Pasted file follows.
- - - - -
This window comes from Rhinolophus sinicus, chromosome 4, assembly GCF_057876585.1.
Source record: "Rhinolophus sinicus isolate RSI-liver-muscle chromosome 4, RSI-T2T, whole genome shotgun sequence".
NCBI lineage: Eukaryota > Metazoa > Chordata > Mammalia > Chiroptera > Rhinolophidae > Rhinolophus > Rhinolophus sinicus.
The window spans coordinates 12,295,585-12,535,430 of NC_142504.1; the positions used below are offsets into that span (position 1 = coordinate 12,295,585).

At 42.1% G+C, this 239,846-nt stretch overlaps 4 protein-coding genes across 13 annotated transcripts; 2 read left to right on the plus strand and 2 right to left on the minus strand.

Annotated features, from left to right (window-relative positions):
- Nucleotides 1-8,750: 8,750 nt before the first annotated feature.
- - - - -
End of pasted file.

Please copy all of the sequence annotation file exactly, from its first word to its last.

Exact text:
This window comes from Rhinolophus sinicus, chromosome 4, assembly GCF_057876585.1.
Source record: "Rhinolophus sinicus isolate RSI-liver-muscle chromosome 4, RSI-T2T, whole genome shotgun sequence".
NCBI lineage: Eukaryota > Metazoa > Chordata > Mammalia > Chiroptera > Rhinolophidae > Rhinolophus > Rhinolophus sinicus.
The window spans coordinates 12,295,585-12,535,430 of NC_142504.1; the positions used below are offsets into that span (position 1 = coordinate 12,295,585).

At 42.1% G+C, this 239,846-nt stretch overlaps 4 protein-coding genes across 13 annotated transcripts; 2 read left to right on the plus strand and 2 right to left on the minus strand.

Annotated features, from left to right (window-relative positions):
- Nucleotides 1-8,750: 8,750 nt before the first annotated feature.